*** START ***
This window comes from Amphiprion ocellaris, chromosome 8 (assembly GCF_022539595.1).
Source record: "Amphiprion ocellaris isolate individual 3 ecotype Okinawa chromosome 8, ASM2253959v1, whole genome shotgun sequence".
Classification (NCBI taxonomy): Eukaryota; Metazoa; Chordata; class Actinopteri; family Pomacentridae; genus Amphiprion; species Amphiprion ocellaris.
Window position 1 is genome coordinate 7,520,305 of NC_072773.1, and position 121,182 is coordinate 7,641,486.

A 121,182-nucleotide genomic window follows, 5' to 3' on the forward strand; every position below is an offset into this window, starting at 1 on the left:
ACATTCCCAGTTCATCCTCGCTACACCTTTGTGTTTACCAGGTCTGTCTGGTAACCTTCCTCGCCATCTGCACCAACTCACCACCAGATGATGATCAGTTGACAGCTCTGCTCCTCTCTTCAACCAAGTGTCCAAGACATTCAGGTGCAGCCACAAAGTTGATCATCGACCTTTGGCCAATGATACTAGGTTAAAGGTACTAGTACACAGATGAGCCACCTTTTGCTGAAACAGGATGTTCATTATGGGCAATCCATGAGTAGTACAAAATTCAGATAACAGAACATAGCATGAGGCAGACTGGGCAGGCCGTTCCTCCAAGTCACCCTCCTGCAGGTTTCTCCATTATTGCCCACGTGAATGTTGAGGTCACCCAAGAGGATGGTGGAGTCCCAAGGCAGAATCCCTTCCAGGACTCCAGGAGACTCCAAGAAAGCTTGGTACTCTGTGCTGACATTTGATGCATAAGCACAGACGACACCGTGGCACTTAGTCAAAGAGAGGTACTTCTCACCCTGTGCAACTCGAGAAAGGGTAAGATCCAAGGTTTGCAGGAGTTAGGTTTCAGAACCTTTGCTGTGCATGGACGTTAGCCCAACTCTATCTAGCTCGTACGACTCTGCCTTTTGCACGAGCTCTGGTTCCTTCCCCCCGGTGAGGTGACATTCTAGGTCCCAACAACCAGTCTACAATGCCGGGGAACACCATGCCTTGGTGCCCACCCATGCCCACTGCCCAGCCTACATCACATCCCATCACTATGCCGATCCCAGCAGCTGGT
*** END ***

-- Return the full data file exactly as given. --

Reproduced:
This window comes from Amphiprion ocellaris, chromosome 8 (assembly GCF_022539595.1).
Source record: "Amphiprion ocellaris isolate individual 3 ecotype Okinawa chromosome 8, ASM2253959v1, whole genome shotgun sequence".
Classification (NCBI taxonomy): Eukaryota; Metazoa; Chordata; class Actinopteri; family Pomacentridae; genus Amphiprion; species Amphiprion ocellaris.
Window position 1 is genome coordinate 7,520,305 of NC_072773.1, and position 121,182 is coordinate 7,641,486.

A 121,182-nucleotide genomic window follows, 5' to 3' on the forward strand; every position below is an offset into this window, starting at 1 on the left:
ACATTCCCAGTTCATCCTCGCTACACCTTTGTGTTTACCAGGTCTGTCTGGTAACCTTCCTCGCCATCTGCACCAACTCACCACCAGATGATGATCAGTTGACAGCTCTGCTCCTCTCTTCAACCAAGTGTCCAAGACATTCAGGTGCAGCCACAAAGTTGATCATCGACCTTTGGCCAATGATACTAGGTTAAAGGTACTAGTACACAGATGAGCCACCTTTTGCTGAAACAGGATGTTCATTATGGGCAATCCATGAGTAGTACAAAATTCAGATAACAGAACATAGCATGAGGCAGACTGGGCAGGCCGTTCCTCCAAGTCACCCTCCTGCAGGTTTCTCCATTATTGCCCACGTGAATGTTGAGGTCACCCAAGAGGATGGTGGAGTCCCAAGGCAGAATCCCTTCCAGGACTCCAGGAGACTCCAAGAAAGCTTGGTACTCTGTGCTGACATTTGATGCATAAGCACAGACGACACCGTGGCACTTAGTCAAAGAGAGGTACTTCTCACCCTGTGCAACTCGAGAAAGGGTAAGATCCAAGGTTTGCAGGAGTTAGGTTTCAGAACCTTTGCTGTGCATGGACGTTAGCCCAACTCTATCTAGCTCGTACGACTCTGCCTTTTGCACGAGCTCTGGTTCCTTCCCCCCGGTGAGGTGACATTCTAGGTCCCAACAACCAGTCTACAATGCCGGGGAACACCATGCCTTGGTGCCCACCCATGCCCACTGCCCAGCCTACATCACATCCCATCACTATGCCGATCCCAGCAGCTGGT